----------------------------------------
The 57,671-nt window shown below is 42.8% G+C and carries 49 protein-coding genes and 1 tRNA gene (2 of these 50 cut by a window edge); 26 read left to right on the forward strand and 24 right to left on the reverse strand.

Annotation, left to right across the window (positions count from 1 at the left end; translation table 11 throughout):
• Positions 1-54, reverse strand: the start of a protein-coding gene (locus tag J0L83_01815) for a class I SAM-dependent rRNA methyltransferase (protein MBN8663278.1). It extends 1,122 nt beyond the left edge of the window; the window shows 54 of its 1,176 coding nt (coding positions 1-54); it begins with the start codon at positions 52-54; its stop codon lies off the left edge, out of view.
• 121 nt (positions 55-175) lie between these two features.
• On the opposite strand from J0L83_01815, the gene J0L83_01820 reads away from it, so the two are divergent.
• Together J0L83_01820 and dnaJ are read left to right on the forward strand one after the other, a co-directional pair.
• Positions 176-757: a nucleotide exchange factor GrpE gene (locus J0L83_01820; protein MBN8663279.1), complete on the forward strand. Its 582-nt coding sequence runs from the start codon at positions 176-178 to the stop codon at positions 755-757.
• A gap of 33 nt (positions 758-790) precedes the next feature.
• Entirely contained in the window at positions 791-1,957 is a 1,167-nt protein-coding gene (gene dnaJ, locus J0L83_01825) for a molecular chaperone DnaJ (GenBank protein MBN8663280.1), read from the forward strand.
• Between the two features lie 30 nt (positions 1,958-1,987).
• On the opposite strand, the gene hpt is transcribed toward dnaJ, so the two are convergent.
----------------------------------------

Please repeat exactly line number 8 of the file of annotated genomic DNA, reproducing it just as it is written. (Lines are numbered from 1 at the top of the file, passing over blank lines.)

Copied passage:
• A gap of 33 nt (positions 758-790) precedes the next feature.